Just as a r/w bench, Fallout 4 runs in nearly ultra settings (a few items turned down to 'high' quality) consistently higher than 50 fps, and mins are never worse than 40, which is fine for me. I find at 'high' worst performance is in the low 50s. Win10 boots in like 7 seconds and it flies in every other mundane computing aspect.

    There you have it, I hope this may be of interest to some of you, I know I reviewed close to five years of posts on half a dozen sites and some YouTube videos as well before jumping into this project, which has been well worth it and added a ton of life to a laptop I love. When I'm home, it's juiced up with the eGPU; when I am on the road for work, it's my reliable business machine.
     
  2. vincentbihler

    vincentbihler Notebook Enthusiast

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    Hi !
    Could you tell me wich drivers you used and how ? Did you need optimus ?
     
  3. coco49

    coco49 Newbie

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    I used the nvidia drivers included with the card - Optimus was installed with that but it's not causing any issues, I deactivate the internal display to avoid reported speed hits with it in dual screen mode. Not that I noticed an issue, it was plug and play once I installed the GPU drivers.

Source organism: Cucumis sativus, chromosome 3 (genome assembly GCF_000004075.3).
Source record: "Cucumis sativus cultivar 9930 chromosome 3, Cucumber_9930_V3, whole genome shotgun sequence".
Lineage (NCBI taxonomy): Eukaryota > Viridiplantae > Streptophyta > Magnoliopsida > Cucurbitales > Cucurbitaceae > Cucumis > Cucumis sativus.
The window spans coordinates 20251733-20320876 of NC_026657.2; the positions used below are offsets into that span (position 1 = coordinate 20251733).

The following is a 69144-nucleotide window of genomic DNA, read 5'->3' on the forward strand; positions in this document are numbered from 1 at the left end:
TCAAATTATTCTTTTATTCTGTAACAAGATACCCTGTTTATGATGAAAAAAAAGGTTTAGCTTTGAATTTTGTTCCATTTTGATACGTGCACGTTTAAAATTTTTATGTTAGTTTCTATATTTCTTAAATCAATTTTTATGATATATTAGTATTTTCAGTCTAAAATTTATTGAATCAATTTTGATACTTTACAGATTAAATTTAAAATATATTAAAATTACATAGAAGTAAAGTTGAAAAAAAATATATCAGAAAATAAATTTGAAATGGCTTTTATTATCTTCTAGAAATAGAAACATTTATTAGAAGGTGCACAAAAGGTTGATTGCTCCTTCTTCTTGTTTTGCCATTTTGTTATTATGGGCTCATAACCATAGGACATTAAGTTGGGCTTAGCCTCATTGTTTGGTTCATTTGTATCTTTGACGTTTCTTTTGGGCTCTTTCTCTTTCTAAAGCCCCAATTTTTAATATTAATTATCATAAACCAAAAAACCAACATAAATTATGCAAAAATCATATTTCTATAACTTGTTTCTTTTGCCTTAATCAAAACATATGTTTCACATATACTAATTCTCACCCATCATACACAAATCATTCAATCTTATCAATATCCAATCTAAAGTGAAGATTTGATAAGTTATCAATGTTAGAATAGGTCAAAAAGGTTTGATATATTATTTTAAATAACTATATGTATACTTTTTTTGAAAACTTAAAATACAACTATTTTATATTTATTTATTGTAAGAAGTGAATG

4. douirc

    douirc Notebook Enthusiast

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    what resolution monitor are you using and how did you turn off the laptop display? also, how did you connect the eGPU to the display? DP, DVI, HDMI?
     
  5. coco49

    coco49 Newbie

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    Connected GPU to monitor with a DVI cable; the monitor resolution I'll have to confirm when I get home, can't recall at the moment. Just used Windows display function to select the external monitor as sole video output.
     
  6. douirc

    douirc Notebook Enthusiast

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    thanks for the heads up. changed my Win 10 settings to display to external only and it worked like a champ. increased by fps performance 22%.
     
  7. atomek1000

    atomek1000 Newbie

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    If you want to upgrade even further just change CPU to one of i7. I have tested t420 with i7-2720QM and i7-2960XM and it was working fine. You will need to buy 90watt psu though as original 65w is not enough. 2960xm was a beast in t420 and quite frankly had temperatures lower than 2720qm.